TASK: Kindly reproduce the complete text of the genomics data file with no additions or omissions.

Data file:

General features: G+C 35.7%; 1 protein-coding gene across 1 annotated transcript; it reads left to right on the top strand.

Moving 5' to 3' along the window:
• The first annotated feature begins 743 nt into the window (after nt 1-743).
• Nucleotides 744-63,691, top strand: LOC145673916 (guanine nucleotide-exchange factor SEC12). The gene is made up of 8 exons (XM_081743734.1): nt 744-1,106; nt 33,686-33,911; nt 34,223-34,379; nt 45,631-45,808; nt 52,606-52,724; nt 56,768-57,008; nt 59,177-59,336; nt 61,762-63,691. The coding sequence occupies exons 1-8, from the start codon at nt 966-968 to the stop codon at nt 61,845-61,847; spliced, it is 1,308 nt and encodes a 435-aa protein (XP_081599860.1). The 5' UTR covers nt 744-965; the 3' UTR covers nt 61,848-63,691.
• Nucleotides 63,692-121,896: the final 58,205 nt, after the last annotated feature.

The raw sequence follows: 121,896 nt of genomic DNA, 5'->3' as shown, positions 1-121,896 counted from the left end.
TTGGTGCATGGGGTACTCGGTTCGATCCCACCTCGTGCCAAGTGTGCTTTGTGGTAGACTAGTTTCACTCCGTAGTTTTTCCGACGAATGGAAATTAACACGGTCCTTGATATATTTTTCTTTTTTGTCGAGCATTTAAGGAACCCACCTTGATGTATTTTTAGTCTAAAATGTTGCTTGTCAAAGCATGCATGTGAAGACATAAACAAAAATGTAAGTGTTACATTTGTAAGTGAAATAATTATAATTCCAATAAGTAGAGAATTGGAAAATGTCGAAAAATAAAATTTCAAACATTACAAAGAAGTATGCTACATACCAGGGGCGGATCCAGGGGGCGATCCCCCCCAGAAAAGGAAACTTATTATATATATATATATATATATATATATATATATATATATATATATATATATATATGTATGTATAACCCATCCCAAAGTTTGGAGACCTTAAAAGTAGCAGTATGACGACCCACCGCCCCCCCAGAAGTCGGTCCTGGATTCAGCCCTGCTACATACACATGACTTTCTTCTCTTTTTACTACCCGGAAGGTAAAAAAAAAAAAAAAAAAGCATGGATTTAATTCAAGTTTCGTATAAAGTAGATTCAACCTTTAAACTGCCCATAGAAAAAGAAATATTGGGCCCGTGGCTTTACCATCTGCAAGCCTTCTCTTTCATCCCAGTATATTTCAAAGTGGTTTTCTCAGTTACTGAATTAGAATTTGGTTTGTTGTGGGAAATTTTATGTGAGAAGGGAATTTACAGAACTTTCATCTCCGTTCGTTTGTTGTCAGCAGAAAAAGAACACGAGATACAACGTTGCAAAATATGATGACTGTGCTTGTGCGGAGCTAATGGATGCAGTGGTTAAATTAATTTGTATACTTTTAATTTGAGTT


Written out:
General features: G+C 35.7%; 1 protein-coding gene across 1 annotated transcript; it reads left to right on the top strand.

Moving 5' to 3' along the window:
• The first annotated feature begins 743 nt into the window (after nt 1-743).
• Nucleotides 744-63,691, top strand: LOC145673916 (guanine nucleotide-exchange factor SEC12). The gene is made up of 8 exons (XM_081743734.1): nt 744-1,106; nt 33,686-33,911; nt 34,223-34,379; nt 45,631-45,808; nt 52,606-52,724; nt 56,768-57,008; nt 59,177-59,336; nt 61,762-63,691. The coding sequence occupies exons 1-8, from the start codon at nt 966-968 to the stop codon at nt 61,845-61,847; spliced, it is 1,308 nt and encodes a 435-aa protein (XP_081599860.1). The 5' UTR covers nt 744-965; the 3' UTR covers nt 61,848-63,691.
• Nucleotides 63,692-121,896: the final 58,205 nt, after the last annotated feature.

The raw sequence follows: 121,896 nt of genomic DNA, 5'->3' as shown, positions 1-121,896 counted from the left end.
TTGGTGCATGGGGTACTCGGTTCGATCCCACCTCGTGCCAAGTGTGCTTTGTGGTAGACTAGTTTCACTCCGTAGTTTTTCCGACGAATGGAAATTAACACGGTCCTTGATATATTTTTCTTTTTTGTCGAGCATTTAAGGAACCCACCTTGATGTATTTTTAGTCTAAAATGTTGCTTGTCAAAGCATGCATGTGAAGACATAAACAAAAATGTAAGTGTTACATTTGTAAGTGAAATAATTATAATTCCAATAAGTAGAGAATTGGAAAATGTCGAAAAATAAAATTTCAAACATTACAAAGAAGTATGCTACATACCAGGGGCGGATCCAGGGGGCGATCCCCCCCAGAAAAGGAAACTTATTATATATATATATATATATATATATATATATATATATATATATATATATATATATGTATGTATAACCCATCCCAAAGTTTGGAGACCTTAAAAGTAGCAGTATGACGACCCACCGCCCCCCCAGAAGTCGGTCCTGGATTCAGCCCTGCTACATACACATGACTTTCTTCTCTTTTTACTACCCGGAAGGTAAAAAAAAAAAAAAAAAAGCATGGATTTAATTCAAGTTTCGTATAAAGTAGATTCAACCTTTAAACTGCCCATAGAAAAAGAAATATTGGGCCCGTGGCTTTACCATCTGCAAGCCTTCTCTTTCATCCCAGTATATTTCAAAGTGGTTTTCTCAGTTACTGAATTAGAATTTGGTTTGTTGTGGGAAATTTTATGTGAGAAGGGAATTTACAGAACTTTCATCTCCGTTCGTTTGTTGTCAGCAGAAAAAGAACACGAGATACAACGTTGCAAAATATGATGACTGTGCTTGTGCGGAGCTAATGGATGCAGTGGTTAAATTAATTTGTATACTTTTAATTTGAGTT